Germany Targets Gender Gap With Quotas for Business and Politics
(Bloomberg) -- Germany is pushing to narrow the gender gap with new targets aimed at increasing the role of women in board rooms and in the country’s largest political party.
Chancellor Angela Merkel’s cabinet on Wednesday approved a proposal that would increase the number of companies required to have at least 30% women on their supervisory boards to 600 from 105. Other goals include a reduction in the women’s pension and pay gaps, and an increase in career opportunities.
The move is a breakthrough because it obliges the federal government to adhere to specific goals and to monitor progress, said Monika Schulz-Strelow, head of FidAR, a group that promotes female participation in corporate management. To be effective, the plan needs to be backed by legislation that allows authorities to levy fines on companies that fail to comply, she added.
“Unfortunately, without sanctions and pressure, not much happens in Germany,” Schulz-Strelow, said in a phone interview.
A similar initiative is under way in politics. Late on Tuesday, the leadership of Merkel’s Christian Democratic Union approved a proposal to introduce a binding female quota of 50% for the CDU’s government positions and parliamentary seats by 2025.
The move, which still requires approval at a convention in December, is controversial in a party that’s still male-dominated. Even though the CDU has been run for 20 years by a female leader -- Merkel and then her successor Annegret Kramp-Karrenbauer -- only 26% of CDU members are female, and only 6% of leading positions are held by women, according to a recent study.
The situation is similarly unbalanced in the corporate world. As of September, women only made up 9.3% of positions on the executive boards of Germany’s publicly traded companies. By contrast, women in Sweden made up 24% of those positions, and the rate is even higher in the U.S.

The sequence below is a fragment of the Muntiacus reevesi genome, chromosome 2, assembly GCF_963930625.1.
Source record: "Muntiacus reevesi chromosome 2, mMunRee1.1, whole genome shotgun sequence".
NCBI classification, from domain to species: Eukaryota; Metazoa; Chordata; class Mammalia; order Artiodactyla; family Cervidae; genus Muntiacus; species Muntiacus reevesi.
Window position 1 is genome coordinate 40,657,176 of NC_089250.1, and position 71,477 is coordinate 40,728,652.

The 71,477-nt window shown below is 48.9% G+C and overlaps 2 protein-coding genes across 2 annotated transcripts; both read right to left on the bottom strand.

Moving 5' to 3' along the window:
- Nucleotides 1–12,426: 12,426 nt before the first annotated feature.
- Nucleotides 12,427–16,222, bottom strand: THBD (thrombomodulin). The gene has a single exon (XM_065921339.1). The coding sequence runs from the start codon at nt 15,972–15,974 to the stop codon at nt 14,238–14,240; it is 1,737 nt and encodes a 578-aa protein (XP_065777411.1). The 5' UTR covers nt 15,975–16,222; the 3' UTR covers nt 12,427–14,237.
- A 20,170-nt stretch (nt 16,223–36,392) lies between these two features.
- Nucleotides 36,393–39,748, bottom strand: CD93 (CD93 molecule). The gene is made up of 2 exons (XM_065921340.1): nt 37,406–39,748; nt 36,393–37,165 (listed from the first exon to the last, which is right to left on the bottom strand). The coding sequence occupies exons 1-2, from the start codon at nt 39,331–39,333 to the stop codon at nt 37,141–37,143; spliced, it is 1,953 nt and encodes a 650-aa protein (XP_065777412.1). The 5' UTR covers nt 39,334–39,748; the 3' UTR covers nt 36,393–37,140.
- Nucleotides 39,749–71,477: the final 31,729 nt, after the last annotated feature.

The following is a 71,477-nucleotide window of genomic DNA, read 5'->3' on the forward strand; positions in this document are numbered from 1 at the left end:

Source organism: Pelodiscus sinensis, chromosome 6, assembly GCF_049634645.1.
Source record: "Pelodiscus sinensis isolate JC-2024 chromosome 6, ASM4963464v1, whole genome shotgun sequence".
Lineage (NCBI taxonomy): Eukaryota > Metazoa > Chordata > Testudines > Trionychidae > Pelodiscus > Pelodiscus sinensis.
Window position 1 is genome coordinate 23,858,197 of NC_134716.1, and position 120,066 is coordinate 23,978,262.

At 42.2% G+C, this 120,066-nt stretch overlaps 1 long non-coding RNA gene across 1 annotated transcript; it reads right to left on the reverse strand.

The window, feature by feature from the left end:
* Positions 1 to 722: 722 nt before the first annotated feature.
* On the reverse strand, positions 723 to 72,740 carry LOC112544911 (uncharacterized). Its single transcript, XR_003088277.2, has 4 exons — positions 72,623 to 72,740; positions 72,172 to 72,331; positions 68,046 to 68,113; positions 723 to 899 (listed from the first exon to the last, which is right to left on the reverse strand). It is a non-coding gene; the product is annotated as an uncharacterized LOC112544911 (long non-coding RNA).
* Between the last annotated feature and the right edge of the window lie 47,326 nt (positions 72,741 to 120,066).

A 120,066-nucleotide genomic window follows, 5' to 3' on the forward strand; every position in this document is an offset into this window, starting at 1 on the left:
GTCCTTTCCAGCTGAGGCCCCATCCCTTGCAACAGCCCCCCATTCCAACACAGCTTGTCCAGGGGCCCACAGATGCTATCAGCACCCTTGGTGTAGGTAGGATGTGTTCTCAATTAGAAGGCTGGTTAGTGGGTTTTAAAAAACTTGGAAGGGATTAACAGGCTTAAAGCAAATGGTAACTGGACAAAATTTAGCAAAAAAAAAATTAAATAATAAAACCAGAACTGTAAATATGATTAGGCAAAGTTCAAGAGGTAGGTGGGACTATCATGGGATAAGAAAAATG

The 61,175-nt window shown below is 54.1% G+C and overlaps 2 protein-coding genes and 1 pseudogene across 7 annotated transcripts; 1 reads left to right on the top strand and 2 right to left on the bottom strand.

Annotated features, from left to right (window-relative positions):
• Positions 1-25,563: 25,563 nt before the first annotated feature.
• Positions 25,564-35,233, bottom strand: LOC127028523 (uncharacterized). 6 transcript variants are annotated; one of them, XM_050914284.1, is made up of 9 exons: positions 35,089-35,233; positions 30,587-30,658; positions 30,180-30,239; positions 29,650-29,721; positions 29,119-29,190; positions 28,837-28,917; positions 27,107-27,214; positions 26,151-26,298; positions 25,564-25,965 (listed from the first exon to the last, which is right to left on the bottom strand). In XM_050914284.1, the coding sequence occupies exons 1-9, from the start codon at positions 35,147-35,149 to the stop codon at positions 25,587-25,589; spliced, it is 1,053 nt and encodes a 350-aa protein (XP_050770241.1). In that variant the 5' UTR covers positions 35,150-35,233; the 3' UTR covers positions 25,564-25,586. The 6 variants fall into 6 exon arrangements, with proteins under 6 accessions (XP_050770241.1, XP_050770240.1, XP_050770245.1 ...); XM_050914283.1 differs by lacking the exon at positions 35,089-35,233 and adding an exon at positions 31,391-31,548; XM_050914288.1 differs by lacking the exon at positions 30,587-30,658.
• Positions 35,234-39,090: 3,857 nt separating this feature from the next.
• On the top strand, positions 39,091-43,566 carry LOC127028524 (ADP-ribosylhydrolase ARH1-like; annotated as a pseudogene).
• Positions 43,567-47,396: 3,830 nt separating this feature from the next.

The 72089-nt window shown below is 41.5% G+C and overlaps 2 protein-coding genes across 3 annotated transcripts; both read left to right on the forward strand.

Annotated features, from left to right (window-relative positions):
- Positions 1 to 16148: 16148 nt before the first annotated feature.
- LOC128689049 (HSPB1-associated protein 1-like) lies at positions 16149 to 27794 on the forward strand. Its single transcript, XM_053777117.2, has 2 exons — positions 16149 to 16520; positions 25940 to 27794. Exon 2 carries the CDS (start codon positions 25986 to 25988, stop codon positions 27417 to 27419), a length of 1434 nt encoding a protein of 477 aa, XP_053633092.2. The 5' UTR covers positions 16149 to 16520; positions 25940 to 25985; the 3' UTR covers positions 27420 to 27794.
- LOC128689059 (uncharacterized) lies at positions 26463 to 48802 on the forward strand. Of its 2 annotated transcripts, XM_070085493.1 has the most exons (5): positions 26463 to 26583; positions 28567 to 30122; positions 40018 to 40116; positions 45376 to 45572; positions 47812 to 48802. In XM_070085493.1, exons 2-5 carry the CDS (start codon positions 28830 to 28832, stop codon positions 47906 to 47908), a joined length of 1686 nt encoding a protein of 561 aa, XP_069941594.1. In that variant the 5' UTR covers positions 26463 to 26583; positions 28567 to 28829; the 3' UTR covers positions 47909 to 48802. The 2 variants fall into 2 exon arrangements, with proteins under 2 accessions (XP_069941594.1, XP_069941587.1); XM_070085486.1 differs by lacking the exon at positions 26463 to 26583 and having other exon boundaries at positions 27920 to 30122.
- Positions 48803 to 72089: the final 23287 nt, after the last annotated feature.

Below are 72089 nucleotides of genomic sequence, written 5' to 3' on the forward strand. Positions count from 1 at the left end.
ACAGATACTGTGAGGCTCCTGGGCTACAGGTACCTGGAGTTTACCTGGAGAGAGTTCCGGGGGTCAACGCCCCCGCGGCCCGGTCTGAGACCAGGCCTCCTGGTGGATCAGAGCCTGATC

A 2016 law requiring 30% of non-executive board members of German-headquartered companies to be women has helped, but gains have stagnated recently.
Since 2015, the share of female supervisory-board members has risen 12.3 percentage points to 32.2% for Germany’s 188 biggest listed companies, but the increase was just 1.3 percentage points over the past year, according to FidAR’s latest tally. Out of that group, 75 have no plans for women on their board.
None of the country’s 30 biggest listed companies are run by a woman. Jennifer Morgan, the first female to break that glass ceiling when she took the top job at SAP SE last year, lasted only a few months before her male co-CEO, Christian Klein, took sole charge.
Management teams of listed German companies are predominantly male economists from the western part of the country in their mid-fifties, according to a report last year by the AllBright Foundation, a nonprofit that aims to promote diversity among business leaders.
Merkel, who resigned from the party leadership in December 2018 and who will not seek re-election next year, recently complained that there are still listed companies in Germany that don’t have a single woman on their executive boards.
“This is a situation that one cannot find reasonable,” Merkel said.
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